by Broderick Perkins
(3/14/2012) - No wonder the stock market is going ape.
The housing market isn't such a jungle.
Wednesday, March 14, 2012, the day after Apple helped NASDAQ nose above the 3,000 milestone for the first time since the year 2000, the Dow Jones industrial average closed at its highest level since 2007 and Standard & Poor's closed at its highest level since June 2008, a Realtor.com report set the stage for a healthy spring housing market.
Sure, much of the stock market gains came from bank stress tests Tuesday revealing growing strength in the banking industry. The Federal Reserve said that 15 of the 19 largest U.S. banks could maintain adequate capital levels even in a recession occurred.
But how do you think they got to be so rich?
In part, home loans.
Wall Street continued to rally early Wednesday as Realtor.com, a National Association of Realtors (NAR) website, reported the median price of all existing homes (single-family detached, condos, townhomes and co-ops) in February rose to $188,000 up a healthy 6.82 percent from $176,000 in February of 2011.
Prices are getting a lift from a for-sale inventory that was down by 22.02 percent in February 2012 compared to a year ago, with shrinking supplies in all but two of the 146 markets covered by Realtor.com.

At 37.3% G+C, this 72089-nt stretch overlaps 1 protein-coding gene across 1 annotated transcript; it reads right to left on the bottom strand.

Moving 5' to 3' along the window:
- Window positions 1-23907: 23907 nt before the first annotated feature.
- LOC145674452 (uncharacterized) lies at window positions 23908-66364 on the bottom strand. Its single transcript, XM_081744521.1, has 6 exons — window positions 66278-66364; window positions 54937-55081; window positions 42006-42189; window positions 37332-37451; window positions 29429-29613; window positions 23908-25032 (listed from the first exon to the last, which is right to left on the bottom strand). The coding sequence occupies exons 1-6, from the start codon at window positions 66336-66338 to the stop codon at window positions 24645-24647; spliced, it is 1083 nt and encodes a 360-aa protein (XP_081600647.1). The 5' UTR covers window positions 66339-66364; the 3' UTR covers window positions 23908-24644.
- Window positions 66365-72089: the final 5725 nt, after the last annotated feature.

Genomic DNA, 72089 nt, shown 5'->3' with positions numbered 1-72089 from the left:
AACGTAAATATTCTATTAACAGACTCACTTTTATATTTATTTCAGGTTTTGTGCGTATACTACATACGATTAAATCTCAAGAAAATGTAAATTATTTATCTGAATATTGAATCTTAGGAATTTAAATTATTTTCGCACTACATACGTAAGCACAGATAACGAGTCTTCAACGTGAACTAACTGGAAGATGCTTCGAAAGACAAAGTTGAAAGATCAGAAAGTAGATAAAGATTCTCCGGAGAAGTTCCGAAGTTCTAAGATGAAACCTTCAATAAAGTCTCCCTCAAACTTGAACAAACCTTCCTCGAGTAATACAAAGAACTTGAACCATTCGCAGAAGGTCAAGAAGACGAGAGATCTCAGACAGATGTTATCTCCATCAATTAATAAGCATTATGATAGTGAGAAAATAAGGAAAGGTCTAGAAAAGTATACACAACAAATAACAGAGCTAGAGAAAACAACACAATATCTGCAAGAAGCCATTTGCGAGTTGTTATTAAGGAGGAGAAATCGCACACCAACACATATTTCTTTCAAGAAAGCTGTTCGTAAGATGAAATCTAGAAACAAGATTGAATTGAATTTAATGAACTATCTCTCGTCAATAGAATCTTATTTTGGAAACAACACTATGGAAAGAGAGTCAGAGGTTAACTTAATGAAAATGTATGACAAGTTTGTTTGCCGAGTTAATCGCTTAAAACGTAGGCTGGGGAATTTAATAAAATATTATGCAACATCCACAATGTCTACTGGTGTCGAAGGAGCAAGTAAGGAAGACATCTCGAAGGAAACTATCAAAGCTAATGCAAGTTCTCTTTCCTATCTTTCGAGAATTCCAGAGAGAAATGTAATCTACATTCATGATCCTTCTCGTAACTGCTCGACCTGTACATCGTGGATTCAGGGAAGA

Some of the depressed inventory could be from temporary declines in foreclosures due to a processing slowdown to correct mortgage servicing industry ills.
That could come back to bite the market.
Shadow foreclosure inventory larger than current for-sale inventory
"Inventories will certainly increase in the coming months, especially in judicial states like Florida, as lenders process and list the huge backlog of distressed properties freed by the recent multi-state Attorneys General agreement. The shadow foreclosure inventory is considerably higher than the total inventory on the market today. Unless properly managed, the disposition of such properties could easily undermine the progress that has been made to date," the report said.
Sales are solid, if flat, according to NAR's latest sales figures from January - completed transactions on all existing homes increased 4.3 percent to a seasonally adjusted annual rate of 4.57 million in January, up from a downwardly revised 4.38 million-unit pace in December. The sales pace is nearly a full percentage point higher than the spike to 4.54 million in January 2011.
Chalk up some of those sales to affordability generated by record low interest rates, employment improvements and better-buying-than-renting opportunities.
In Zillow's January Real Estate Market Report, median rents rose nationwide an average 3 percent from January 2011 to January 2012, but home values continued to fall, declining 4.6 percent during the period.
Expect even more buyers if rents continue to rise, seemingly flush banks loosen up on credit, and more workers get jobs.
"The nation's housing markets as a whole are in better shape today than at any time since the 2009-2010 tax credits. The stage is set for a broad-based move towards recovery should these conditions continue in 2012," the Realtor.com trend report gushed.
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